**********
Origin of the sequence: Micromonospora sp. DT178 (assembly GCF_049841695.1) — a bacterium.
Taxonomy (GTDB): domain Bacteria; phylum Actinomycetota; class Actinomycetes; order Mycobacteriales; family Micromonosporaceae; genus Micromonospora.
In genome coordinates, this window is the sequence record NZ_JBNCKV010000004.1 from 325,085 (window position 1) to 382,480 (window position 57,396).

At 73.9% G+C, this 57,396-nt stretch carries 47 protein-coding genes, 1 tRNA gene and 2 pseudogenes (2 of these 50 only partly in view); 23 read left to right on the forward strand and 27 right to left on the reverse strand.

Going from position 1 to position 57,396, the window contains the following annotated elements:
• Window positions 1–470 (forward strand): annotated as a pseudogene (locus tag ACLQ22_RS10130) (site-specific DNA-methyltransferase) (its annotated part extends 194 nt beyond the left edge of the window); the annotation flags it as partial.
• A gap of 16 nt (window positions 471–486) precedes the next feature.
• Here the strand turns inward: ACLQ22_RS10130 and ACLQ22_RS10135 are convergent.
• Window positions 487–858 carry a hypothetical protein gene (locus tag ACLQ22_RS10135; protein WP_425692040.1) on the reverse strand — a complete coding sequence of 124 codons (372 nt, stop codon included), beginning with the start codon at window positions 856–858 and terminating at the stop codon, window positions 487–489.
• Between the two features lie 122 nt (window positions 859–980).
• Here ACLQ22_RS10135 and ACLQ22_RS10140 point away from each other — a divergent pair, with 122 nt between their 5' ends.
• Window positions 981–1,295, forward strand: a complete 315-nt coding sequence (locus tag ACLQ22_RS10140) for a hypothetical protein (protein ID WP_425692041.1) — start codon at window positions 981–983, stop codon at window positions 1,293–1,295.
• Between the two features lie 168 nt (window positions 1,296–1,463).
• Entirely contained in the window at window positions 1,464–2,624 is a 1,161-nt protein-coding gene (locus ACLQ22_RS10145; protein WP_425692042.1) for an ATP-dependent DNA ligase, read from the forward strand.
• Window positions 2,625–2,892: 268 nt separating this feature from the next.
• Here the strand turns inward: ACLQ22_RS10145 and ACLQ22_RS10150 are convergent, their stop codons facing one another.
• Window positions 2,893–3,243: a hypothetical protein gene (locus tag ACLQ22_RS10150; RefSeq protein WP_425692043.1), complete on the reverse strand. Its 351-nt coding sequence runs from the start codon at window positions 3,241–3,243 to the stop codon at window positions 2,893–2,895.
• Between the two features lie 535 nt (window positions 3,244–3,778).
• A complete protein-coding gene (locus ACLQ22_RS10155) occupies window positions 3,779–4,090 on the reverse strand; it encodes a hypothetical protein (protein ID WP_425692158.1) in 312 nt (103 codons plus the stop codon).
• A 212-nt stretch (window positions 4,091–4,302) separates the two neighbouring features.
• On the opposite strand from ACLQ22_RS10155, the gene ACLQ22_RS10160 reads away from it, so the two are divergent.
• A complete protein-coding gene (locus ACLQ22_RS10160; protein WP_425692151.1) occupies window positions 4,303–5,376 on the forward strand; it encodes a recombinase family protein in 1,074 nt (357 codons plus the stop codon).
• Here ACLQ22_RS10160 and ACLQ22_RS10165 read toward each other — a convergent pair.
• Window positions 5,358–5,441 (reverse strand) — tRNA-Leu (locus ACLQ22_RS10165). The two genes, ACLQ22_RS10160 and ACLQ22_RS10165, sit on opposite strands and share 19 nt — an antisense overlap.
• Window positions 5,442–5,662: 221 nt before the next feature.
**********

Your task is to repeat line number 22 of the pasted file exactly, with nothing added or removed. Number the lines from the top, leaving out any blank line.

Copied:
• A complete protein-coding gene (locus ACLQ22_RS10160; protein WP_425692151.1) occupies window positions 4,303–5,376 on the forward strand; it encodes a recombinase family protein in 1,074 nt (357 codons plus the stop codon).